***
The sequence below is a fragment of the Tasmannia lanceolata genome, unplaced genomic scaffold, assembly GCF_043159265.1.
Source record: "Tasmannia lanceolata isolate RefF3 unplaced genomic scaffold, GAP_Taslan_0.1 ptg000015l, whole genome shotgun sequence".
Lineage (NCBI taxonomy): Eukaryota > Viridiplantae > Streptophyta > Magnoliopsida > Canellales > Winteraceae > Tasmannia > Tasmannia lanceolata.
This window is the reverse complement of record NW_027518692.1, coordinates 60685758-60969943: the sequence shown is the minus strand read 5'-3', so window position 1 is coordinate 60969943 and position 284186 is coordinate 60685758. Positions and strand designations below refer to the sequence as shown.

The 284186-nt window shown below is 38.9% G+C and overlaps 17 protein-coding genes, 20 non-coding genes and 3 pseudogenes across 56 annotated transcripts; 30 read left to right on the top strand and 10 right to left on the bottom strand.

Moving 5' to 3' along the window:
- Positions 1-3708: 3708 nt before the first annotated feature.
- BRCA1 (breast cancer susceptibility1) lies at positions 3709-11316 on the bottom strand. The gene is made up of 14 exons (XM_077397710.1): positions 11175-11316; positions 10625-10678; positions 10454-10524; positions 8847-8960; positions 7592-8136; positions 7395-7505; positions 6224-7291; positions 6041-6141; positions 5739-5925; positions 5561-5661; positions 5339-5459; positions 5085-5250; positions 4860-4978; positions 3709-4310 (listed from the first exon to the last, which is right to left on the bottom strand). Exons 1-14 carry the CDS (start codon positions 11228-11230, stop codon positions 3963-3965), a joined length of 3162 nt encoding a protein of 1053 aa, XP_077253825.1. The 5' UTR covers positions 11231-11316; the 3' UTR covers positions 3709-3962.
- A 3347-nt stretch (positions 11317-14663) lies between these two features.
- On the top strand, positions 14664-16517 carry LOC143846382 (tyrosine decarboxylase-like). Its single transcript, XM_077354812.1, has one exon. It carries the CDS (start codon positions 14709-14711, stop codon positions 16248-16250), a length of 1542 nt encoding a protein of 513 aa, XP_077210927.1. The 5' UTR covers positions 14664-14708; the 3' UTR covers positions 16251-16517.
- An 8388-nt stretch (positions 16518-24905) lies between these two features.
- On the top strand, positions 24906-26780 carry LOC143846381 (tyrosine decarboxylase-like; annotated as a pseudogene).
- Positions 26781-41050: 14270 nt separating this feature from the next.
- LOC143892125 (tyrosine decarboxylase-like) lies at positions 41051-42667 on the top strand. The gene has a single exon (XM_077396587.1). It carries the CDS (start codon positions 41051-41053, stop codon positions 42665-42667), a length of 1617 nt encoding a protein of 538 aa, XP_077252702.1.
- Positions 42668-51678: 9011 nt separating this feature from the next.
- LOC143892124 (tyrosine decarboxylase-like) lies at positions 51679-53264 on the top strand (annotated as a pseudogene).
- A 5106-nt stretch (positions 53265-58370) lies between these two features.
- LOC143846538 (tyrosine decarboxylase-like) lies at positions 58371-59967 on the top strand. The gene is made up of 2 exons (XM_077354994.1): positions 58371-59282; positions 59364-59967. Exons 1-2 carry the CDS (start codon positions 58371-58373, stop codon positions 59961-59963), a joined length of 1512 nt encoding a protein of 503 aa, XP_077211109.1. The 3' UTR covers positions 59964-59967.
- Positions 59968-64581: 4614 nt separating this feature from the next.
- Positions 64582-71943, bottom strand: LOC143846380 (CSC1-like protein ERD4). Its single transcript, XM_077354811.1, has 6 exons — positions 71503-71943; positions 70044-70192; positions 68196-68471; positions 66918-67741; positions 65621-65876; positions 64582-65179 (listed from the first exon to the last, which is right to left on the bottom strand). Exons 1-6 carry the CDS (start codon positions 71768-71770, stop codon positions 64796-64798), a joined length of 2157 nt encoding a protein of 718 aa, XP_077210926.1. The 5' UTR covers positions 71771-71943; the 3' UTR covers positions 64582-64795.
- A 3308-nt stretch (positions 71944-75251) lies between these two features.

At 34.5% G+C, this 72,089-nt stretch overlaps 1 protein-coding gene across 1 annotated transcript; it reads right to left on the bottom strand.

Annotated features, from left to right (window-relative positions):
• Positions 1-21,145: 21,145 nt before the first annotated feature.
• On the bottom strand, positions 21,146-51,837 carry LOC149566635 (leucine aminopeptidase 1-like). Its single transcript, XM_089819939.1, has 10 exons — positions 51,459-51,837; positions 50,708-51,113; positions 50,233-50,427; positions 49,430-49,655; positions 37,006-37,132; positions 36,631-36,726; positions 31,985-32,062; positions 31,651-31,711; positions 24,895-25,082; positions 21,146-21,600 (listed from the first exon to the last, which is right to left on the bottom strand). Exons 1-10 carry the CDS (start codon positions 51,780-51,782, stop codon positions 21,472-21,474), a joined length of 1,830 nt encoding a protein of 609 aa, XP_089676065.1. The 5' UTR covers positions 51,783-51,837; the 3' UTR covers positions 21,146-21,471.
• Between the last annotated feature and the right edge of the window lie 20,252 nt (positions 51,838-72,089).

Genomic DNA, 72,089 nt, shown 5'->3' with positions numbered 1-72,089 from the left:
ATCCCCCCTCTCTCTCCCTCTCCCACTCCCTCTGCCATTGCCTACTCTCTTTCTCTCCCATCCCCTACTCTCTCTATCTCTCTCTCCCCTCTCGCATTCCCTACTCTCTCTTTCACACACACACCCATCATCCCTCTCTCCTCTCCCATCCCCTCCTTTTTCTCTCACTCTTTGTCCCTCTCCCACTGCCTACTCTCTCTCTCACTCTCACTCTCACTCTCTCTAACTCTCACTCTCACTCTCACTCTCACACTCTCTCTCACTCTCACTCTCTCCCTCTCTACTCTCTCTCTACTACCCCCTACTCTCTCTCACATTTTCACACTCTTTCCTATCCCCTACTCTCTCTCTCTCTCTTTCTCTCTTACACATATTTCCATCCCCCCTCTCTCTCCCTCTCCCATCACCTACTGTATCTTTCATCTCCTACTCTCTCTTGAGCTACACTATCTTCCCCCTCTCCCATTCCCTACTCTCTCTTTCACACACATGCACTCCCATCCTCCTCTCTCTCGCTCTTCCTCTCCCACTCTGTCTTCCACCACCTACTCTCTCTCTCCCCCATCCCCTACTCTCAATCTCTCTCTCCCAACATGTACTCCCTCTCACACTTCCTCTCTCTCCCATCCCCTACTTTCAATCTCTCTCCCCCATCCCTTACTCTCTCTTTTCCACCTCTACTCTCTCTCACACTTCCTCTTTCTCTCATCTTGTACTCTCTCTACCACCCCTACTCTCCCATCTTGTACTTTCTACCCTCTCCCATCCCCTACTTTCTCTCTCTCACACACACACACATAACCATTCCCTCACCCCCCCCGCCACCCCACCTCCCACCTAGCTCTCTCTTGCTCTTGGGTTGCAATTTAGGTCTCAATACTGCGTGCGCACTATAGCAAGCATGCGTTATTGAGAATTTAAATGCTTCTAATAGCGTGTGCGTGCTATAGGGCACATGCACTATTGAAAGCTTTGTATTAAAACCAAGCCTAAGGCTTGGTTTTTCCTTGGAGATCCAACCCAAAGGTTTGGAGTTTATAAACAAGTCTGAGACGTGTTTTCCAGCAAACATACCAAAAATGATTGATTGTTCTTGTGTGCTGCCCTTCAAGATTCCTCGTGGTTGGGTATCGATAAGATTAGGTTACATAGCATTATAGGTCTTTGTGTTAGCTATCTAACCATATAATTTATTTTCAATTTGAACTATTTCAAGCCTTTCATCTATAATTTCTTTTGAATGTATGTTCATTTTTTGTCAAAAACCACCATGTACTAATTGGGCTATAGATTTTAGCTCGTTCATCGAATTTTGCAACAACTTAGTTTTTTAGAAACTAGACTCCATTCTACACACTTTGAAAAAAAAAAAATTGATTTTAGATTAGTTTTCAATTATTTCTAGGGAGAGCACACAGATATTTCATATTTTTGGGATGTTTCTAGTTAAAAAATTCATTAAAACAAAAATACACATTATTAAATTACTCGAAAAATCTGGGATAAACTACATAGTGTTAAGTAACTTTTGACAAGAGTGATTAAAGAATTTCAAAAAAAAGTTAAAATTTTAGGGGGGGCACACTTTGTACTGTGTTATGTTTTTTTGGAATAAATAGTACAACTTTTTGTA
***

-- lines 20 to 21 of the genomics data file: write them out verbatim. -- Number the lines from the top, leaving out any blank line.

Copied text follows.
- Positions 64582-71943, bottom strand: LOC143846380 (CSC1-like protein ERD4). Its single transcript, XM_077354811.1, has 6 exons — positions 71503-71943; positions 70044-70192; positions 68196-68471; positions 66918-67741; positions 65621-65876; positions 64582-65179 (listed from the first exon to the last, which is right to left on the bottom strand). Exons 1-6 carry the CDS (start codon positions 71768-71770, stop codon positions 64796-64798), a joined length of 2157 nt encoding a protein of 718 aa, XP_077210926.1. The 5' UTR covers positions 71771-71943; the 3' UTR covers positions 64582-64795.
- A 3308-nt stretch (positions 71944-75251) lies between these two features.